Media is so important for communicating science. Let’s be honest, if an article doesn’t come along with some juicy video clips or snazzy photos then you’re probably not going to bother. This is particularly important when it comes to science. So much of science is visual, and so much of science is pretty to look at. So here are my three entries to the RSB 2017 Photo Competition – “Hidden World” where my photos range from underwater, misty rainforest and your garden pond!


Tetrabaena socialis.jpg
Photograph title
The Algal Universe
Describe what is pictured?
This is a collection of Tetrabaena socialis algae – essentially what you’ll find in the garden pond! We can see each algal capsule containing four cells, with some at varying degrees of asexual reproduction. The cells are about 10um wide and each one will divide into four daughter cells.
How does this image fit with the theme of the competition?
When looking through a microscope, I feel a similar sensation to that of a telescope into space. We are somewhere in-between these two “hidden worlds”, one is huge, one is tiny. Algae remind me of the stars, with the occasional creature whizzing through like a giant spaceship. There is so much yet to be discovered in these worlds, yet one lies right at our feet – in this case the garden pond! This photo reminds us that we are just a finite visible fraction of what exists in this universe.
Location taken (be specific)
Imperial College, Silwood Park Campus, Ascot
Date taken
2017-07-24
Equipment and settings used
Panasonic Lumix FZ-1000
Software manipulation
Slight crop. Slight contrast enhancement using basic Mac editor.


IMG_0160_lzn
Photograph title
Nemo’s Retreat
Describe what is pictured?
A clownfish (Amphiprioninae) peeks out from his world in this classic scene. Clownfish share a mutualistic symbiotic relationship with anemones; they are protected by the anemone’s sting, and they lure fish for the anemone to eat.
How does this image fit with the theme of the competition?
For two reasons. Firstly the clownfish is the only one allowed into the hidden world of the anemone tentacles, and is such a specific relationship that it will remain hidden from others. Secondly, this classic image is one that now sums up the ocean as a hidden world. Through the massive success of ‘Finding Nemo’, more and more interest has been gathered about the underwater world and I feel this little animal is responsible for a new wave of passionate marine biologists.
Location taken (be specific)
Sulug Island, Kota Kinabalu, Malaysia
Date taken
2016-05-18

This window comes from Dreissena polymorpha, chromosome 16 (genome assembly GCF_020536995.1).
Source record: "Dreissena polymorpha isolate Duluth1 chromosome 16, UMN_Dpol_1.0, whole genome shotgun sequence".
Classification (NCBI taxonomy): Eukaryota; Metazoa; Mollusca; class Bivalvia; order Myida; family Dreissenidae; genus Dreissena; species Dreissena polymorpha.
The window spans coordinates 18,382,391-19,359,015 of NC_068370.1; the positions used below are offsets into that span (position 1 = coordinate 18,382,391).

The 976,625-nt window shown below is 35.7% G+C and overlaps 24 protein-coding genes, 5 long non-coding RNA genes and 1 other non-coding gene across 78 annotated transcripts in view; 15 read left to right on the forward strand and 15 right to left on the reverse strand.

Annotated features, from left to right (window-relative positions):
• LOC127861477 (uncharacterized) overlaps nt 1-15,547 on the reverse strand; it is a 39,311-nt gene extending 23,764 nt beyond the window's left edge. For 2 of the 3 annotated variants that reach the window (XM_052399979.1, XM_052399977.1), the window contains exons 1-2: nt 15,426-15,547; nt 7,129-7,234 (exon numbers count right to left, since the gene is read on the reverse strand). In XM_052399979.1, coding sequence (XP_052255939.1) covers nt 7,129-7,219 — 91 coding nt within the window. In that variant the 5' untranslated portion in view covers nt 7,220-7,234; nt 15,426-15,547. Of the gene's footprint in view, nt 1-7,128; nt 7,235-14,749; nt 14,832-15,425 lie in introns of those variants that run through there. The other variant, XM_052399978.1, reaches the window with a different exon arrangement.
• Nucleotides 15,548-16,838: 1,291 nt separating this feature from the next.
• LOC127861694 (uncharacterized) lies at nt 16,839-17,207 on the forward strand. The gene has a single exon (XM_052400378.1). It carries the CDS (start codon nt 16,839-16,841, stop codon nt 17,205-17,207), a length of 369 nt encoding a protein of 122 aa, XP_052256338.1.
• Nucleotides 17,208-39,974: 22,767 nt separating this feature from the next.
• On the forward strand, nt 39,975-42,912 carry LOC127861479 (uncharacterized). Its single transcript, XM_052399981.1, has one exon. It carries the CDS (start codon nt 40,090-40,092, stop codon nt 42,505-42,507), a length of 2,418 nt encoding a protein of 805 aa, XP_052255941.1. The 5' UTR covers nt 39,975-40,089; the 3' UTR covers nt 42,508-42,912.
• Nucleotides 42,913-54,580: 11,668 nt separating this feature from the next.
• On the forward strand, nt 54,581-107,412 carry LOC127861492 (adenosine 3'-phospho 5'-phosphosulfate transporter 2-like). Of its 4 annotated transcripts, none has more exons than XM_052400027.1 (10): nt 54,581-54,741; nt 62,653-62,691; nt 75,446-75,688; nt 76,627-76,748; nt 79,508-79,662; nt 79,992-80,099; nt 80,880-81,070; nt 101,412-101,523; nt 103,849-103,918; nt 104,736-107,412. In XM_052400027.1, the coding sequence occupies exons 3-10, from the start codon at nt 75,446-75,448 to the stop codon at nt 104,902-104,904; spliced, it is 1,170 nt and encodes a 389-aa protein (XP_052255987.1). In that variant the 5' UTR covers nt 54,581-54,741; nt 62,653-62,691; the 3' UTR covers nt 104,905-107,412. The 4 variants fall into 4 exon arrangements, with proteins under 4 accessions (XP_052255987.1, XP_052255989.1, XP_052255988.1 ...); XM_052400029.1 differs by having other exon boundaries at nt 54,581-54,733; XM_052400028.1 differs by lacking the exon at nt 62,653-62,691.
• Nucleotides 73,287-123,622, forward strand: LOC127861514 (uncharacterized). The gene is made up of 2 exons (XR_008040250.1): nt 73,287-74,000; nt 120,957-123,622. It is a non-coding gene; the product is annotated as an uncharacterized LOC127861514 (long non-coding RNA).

Equipment and settings used
Canon Powershot G1X MII and housing
Software manipulation
Some gentle editing and colour grading for underwater correction in Lightzone.

P1150331.jpg
Photograph title
Maliau – A Land Lost in Time
Describe what is pictured?
This is Maliau Basin in Borneo, one of the last remaining true wildernesses to the human race. Here are the tops of this pristine tropical rainforest canopy poking out above the eerie thick fog. This shot is providing a glance into this undiscovered world, perhaps how it was seen by its first discoverer in 1947. Many describe Maliau Basin as ‘The Lost World’, referring to its unique isolation. I made a documentary about it on YouTube which goes by the same name as this photograph.
How does this image fit with the theme of the competition?
Maliau Basin could be the ultimate Hidden World. This huge bowl of thick jungle is surrounded by cliffs, and was first discovered in 1947 when a pilot nearly crashed into the escarpment. It was not until 1986 that humans managed to enter the basin. Only a few thousand people have ever stepped foot here today. This hidden world is separated form the outside world, resulting in it’s own endemic flora and fauna, and unique weather patterns. This photo sums up precisely why it remained undiscovered, and scrapes the surface of the incredible world which lies within.
Location taken (be specific)
Maliau Basin Conservation Area, Borneo, Malaysia
Date taken
2016-01-14
Equipment and settings used
Panasonic Lumix FZ-62
Software manipulation
Black and white with slight contrast adjustment. The old photo style B&W is intended to reflect the view of the pilot in 1947 who nearly crashed into the basin edge, leading to it’s discovery.

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